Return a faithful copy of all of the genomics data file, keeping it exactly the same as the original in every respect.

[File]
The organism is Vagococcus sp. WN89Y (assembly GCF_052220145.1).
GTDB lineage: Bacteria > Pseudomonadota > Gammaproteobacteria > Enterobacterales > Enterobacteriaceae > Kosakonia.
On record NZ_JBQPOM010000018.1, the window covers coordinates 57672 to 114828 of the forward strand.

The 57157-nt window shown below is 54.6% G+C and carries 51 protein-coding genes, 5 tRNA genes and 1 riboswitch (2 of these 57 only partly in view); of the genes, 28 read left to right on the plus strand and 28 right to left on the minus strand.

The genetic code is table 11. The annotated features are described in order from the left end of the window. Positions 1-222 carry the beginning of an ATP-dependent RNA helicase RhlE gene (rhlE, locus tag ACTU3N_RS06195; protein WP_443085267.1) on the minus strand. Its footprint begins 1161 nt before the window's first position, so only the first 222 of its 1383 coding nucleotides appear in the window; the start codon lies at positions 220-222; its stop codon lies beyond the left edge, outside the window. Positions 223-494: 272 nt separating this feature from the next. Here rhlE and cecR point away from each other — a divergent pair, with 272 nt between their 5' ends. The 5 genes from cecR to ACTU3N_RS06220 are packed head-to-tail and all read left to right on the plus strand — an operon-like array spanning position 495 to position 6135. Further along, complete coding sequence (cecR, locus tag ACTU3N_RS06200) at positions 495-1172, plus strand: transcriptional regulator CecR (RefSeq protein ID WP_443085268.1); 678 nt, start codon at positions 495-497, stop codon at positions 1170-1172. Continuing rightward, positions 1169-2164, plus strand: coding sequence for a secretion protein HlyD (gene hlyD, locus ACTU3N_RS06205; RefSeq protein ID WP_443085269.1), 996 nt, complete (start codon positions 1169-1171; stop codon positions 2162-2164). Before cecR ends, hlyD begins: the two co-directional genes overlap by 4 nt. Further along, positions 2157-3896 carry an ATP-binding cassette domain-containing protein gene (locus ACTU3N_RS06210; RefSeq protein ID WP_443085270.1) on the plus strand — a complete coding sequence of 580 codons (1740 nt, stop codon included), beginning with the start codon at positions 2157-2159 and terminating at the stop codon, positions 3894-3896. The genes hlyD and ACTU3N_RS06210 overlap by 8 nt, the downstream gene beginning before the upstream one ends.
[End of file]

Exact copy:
The organism is Vagococcus sp. WN89Y (assembly GCF_052220145.1).
GTDB lineage: Bacteria > Pseudomonadota > Gammaproteobacteria > Enterobacterales > Enterobacteriaceae > Kosakonia.
On record NZ_JBQPOM010000018.1, the window covers coordinates 57672 to 114828 of the forward strand.

The 57157-nt window shown below is 54.6% G+C and carries 51 protein-coding genes, 5 tRNA genes and 1 riboswitch (2 of these 57 only partly in view); of the genes, 28 read left to right on the plus strand and 28 right to left on the minus strand.

The genetic code is table 11. The annotated features are described in order from the left end of the window. Positions 1-222 carry the beginning of an ATP-dependent RNA helicase RhlE gene (rhlE, locus tag ACTU3N_RS06195; protein WP_443085267.1) on the minus strand. Its footprint begins 1161 nt before the window's first position, so only the first 222 of its 1383 coding nucleotides appear in the window; the start codon lies at positions 220-222; its stop codon lies beyond the left edge, outside the window. Positions 223-494: 272 nt separating this feature from the next. Here rhlE and cecR point away from each other — a divergent pair, with 272 nt between their 5' ends. The 5 genes from cecR to ACTU3N_RS06220 are packed head-to-tail and all read left to right on the plus strand — an operon-like array spanning position 495 to position 6135. Further along, complete coding sequence (cecR, locus tag ACTU3N_RS06200) at positions 495-1172, plus strand: transcriptional regulator CecR (RefSeq protein ID WP_443085268.1); 678 nt, start codon at positions 495-497, stop codon at positions 1170-1172. Continuing rightward, positions 1169-2164, plus strand: coding sequence for a secretion protein HlyD (gene hlyD, locus ACTU3N_RS06205; RefSeq protein ID WP_443085269.1), 996 nt, complete (start codon positions 1169-1171; stop codon positions 2162-2164). Before cecR ends, hlyD begins: the two co-directional genes overlap by 4 nt. Further along, positions 2157-3896 carry an ATP-binding cassette domain-containing protein gene (locus ACTU3N_RS06210; RefSeq protein ID WP_443085270.1) on the plus strand — a complete coding sequence of 580 codons (1740 nt, stop codon included), beginning with the start codon at positions 2157-2159 and terminating at the stop codon, positions 3894-3896. The genes hlyD and ACTU3N_RS06210 overlap by 8 nt, the downstream gene beginning before the upstream one ends.